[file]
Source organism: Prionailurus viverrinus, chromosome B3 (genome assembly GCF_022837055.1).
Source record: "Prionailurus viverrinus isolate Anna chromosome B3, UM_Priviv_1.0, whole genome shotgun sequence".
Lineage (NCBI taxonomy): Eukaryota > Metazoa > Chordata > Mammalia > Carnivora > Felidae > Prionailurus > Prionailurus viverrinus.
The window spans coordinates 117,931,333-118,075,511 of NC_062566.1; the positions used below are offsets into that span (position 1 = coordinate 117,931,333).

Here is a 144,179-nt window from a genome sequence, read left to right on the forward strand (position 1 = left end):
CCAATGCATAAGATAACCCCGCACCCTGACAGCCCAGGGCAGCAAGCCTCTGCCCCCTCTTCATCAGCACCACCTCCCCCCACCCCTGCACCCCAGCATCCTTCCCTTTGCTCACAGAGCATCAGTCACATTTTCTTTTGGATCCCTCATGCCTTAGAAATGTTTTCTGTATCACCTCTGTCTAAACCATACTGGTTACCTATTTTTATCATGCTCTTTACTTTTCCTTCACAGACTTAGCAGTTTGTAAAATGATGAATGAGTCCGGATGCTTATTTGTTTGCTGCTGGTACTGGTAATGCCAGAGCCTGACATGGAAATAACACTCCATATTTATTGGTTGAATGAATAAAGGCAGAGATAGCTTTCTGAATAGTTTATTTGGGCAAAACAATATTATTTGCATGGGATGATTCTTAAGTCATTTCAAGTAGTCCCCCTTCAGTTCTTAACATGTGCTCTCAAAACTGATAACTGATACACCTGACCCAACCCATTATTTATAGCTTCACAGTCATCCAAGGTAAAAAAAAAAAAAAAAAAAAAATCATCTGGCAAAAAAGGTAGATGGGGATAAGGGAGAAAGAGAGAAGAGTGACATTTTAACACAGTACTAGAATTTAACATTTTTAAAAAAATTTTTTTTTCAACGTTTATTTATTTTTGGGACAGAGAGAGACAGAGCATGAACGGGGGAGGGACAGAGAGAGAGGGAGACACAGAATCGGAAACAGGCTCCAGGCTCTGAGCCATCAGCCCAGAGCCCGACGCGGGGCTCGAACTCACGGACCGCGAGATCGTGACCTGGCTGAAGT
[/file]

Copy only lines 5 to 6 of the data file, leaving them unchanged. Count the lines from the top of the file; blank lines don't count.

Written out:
Here is a 144,179-nt window from a genome sequence, read left to right on the forward strand (position 1 = left end):
CCAATGCATAAGATAACCCCGCACCCTGACAGCCCAGGGCAGCAAGCCTCTGCCCCCTCTTCATCAGCACCACCTCCCCCCACCCCTGCACCCCAGCATCCTTCCCTTTGCTCACAGAGCATCAGTCACATTTTCTTTTGGATCCCTCATGCCTTAGAAATGTTTTCTGTATCACCTCTGTCTAAACCATACTGGTTACCTATTTTTATCATGCTCTTTACTTTTCCTTCACAGACTTAGCAGTTTGTAAAATGATGAATGAGTCCGGATGCTTATTTGTTTGCTGCTGGTACTGGTAATGCCAGAGCCTGACATGGAAATAACACTCCATATTTATTGGTTGAATGAATAAAGGCAGAGATAGCTTTCTGAATAGTTTATTTGGGCAAAACAATATTATTTGCATGGGATGATTCTTAAGTCATTTCAAGTAGTCCCCCTTCAGTTCTTAACATGTGCTCTCAAAACTGATAACTGATACACCTGACCCAACCCATTATTTATAGCTTCACAGTCATCCAAGGTAAAAAAAAAAAAAAAAAAAAAATCATCTGGCAAAAAAGGTAGATGGGGATAAGGGAGAAAGAGAGAAGAGTGACATTTTAACACAGTACTAGAATTTAACATTTTTAAAAAAATTTTTTTTTCAACGTTTATTTATTTTTGGGACAGAGAGAGACAGAGCATGAACGGGGGAGGGACAGAGAGAGAGGGAGACACAGAATCGGAAACAGGCTCCAGGCTCTGAGCCATCAGCCCAGAGCCCGACGCGGGGCTCGAACTCACGGACCGCGAGATCGTGACCTGGCTGAAGT